Bill Belichick spent so much time talking up the Texans on Tuesday, it almost sounded like he was trying to convince himself that the Patriots will be facing a good team this week.
“In spite of what their record is, they’ve played very competitively in recent weeks,” Belichick said of the 2-9 Texans. “Strong in every area of the game, got a lot of good players. They’re a play or two away from, I would say, breaking out and winning a whole bunch of games. They’re going to win them, too.”
It probably just won’t be this Sunday in Houston. The Texans were supposed to cruise to another AFC South title after finishing 12-4 last year, but several key injuries and disastrous play by former starting quarterback Matt Schaub have derailed the season. The Texans enter Sunday’s game riding a nine-game losing streak, losing by an average score of 26-15.
Schaub has already lost his job, coach Gary Kubiak may be next, and the Texans’ star players are beyond frustrated.
“You can apologize and say this and say that, but if you’re not getting the job done out on the field, then it really doesn’t matter,” Pro Bowl receiver Andre Johnson said after Sunday’s loss at home to the Jaguars. “And we’re not getting the job done.”
The offense is missing a few key pieces from the one that faced the Patriots twice last year. Pro Bowl running back Arian Foster is out for the year with a back injury, replaced by Ben Tate and Dennis Johnson.
And Schaub lost his job before Week 7 after throwing interceptions returned for touchdowns in five straight games. The Texans are 30th in points scored (18.1 per game), but undrafted rookie Case Keenum has played admirably in Schaub’s place, throwing eight touchdowns against just two interceptions in five games while completing 55 percent of passes and averaging 232 yards per game.
The Texans have cut down on the turnovers under Keenum (five in five games, after committing 15 in their first six), and have lost his starts by 1, 3, 3, 5, and 7 points.
“A quarterback for them that has great mobility, very athletic,” Patriots defensive coordinator Matt Patricia said. “Certainly a guy that we have to give some respect to and a guy that has done a great job to produce in that offense.”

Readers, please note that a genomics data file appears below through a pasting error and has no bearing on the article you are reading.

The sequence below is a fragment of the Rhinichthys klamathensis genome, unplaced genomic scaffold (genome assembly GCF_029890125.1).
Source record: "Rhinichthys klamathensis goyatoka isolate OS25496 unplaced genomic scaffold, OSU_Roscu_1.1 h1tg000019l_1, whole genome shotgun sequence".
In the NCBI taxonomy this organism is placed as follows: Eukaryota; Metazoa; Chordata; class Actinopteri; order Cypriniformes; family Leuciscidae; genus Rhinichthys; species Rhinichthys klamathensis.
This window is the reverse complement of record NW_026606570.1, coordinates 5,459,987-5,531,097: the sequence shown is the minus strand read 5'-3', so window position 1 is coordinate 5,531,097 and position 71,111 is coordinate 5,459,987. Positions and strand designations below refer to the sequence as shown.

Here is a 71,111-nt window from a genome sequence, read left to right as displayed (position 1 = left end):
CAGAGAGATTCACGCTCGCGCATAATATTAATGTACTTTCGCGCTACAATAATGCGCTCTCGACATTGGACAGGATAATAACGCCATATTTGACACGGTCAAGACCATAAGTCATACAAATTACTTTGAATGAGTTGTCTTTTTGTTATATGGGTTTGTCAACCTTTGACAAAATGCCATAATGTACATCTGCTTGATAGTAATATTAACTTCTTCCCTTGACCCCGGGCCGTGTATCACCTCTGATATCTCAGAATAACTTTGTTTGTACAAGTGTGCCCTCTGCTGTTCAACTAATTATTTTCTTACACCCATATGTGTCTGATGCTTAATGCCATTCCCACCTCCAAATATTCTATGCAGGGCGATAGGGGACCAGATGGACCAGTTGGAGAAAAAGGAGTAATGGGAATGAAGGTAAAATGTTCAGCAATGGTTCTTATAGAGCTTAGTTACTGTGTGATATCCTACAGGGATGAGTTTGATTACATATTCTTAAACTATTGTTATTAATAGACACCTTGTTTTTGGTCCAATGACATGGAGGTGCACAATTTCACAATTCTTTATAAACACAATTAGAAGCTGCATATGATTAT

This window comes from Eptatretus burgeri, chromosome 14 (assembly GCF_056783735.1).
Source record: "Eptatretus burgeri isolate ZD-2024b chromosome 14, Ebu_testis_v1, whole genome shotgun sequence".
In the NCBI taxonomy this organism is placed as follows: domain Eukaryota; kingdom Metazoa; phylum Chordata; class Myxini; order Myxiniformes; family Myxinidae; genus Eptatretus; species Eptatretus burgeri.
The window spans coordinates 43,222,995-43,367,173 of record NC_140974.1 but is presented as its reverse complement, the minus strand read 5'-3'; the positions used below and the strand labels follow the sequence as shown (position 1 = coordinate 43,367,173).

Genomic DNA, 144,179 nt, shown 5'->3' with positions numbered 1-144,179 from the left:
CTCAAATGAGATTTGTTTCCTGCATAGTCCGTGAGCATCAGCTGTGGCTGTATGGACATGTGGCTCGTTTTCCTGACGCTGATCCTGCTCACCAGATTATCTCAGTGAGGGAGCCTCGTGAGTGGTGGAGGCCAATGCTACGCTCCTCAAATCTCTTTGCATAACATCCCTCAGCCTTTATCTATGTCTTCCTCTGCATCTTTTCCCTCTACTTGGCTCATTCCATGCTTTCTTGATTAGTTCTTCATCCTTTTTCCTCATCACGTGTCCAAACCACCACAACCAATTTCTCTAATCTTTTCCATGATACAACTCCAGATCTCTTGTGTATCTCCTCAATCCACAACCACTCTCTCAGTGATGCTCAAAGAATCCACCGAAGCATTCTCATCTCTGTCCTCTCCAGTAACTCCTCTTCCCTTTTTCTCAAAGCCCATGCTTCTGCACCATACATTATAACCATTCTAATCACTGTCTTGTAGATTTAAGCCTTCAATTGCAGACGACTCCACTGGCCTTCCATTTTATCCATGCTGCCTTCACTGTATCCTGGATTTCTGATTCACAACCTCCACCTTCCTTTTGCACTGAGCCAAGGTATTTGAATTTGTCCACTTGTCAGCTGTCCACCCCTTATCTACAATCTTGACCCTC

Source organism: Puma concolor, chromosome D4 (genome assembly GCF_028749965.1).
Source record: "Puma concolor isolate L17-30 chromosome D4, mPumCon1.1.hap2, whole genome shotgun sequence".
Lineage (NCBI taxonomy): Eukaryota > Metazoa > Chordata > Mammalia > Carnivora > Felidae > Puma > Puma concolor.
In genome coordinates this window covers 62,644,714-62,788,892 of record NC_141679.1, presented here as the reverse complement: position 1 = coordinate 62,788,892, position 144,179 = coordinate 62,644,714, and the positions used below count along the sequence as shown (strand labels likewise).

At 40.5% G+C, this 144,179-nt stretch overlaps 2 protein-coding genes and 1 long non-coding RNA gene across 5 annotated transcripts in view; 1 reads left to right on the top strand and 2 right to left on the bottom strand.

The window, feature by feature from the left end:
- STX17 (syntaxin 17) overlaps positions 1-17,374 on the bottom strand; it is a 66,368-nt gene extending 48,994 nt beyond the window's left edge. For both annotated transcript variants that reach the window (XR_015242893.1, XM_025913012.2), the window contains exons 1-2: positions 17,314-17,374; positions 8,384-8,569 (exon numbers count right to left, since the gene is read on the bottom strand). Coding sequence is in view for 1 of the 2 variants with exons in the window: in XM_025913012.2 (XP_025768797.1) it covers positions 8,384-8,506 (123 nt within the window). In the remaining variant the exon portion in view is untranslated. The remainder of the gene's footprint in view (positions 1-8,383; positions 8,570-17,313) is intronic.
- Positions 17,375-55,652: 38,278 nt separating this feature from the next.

Technically, the Texans have the NFL’s No. 1-ranked defense, allowing just 290 yards per game. But they’re 26th in points allowed (26.3 per game) after allowing five interceptions, a punt, and a fumble to be returned for touchdowns this year.
The Texans have forced just eight turnovers in 11 games (with zero in seven of their games), and they have struggled to replace two starters lost to injury: linebacker Brian Cushing and safety Danieal Manning.
But they still have arguably the most fearsome defensive player in the game in defensive end J.J. Watt, who isn’t producing quite the eye-popping statistics that he did a year ago, but still has 9½ sacks, 3 forced fumbles, and 4 passes batted down.
“He forces you to deal with him on every play. His effort is incredible, his ability is unique,” Patriots offensive coordinator Josh McDaniels said. “He’s as talented a defensive player as you have to play against. I would say at some point in the game, most every one of our linemen will have to block him, because they do move him.”
The Texans do have a couple of excellent cornerbacks in Johnathan Joseph and Kareem Jackson, but overall, the Patriots shouldn’t have much trouble moving the ball on the Texans. Houston has produced just four interceptions this year, and is allowing a healthy 4.2 yards per carry on the ground, 11th-highest in the league.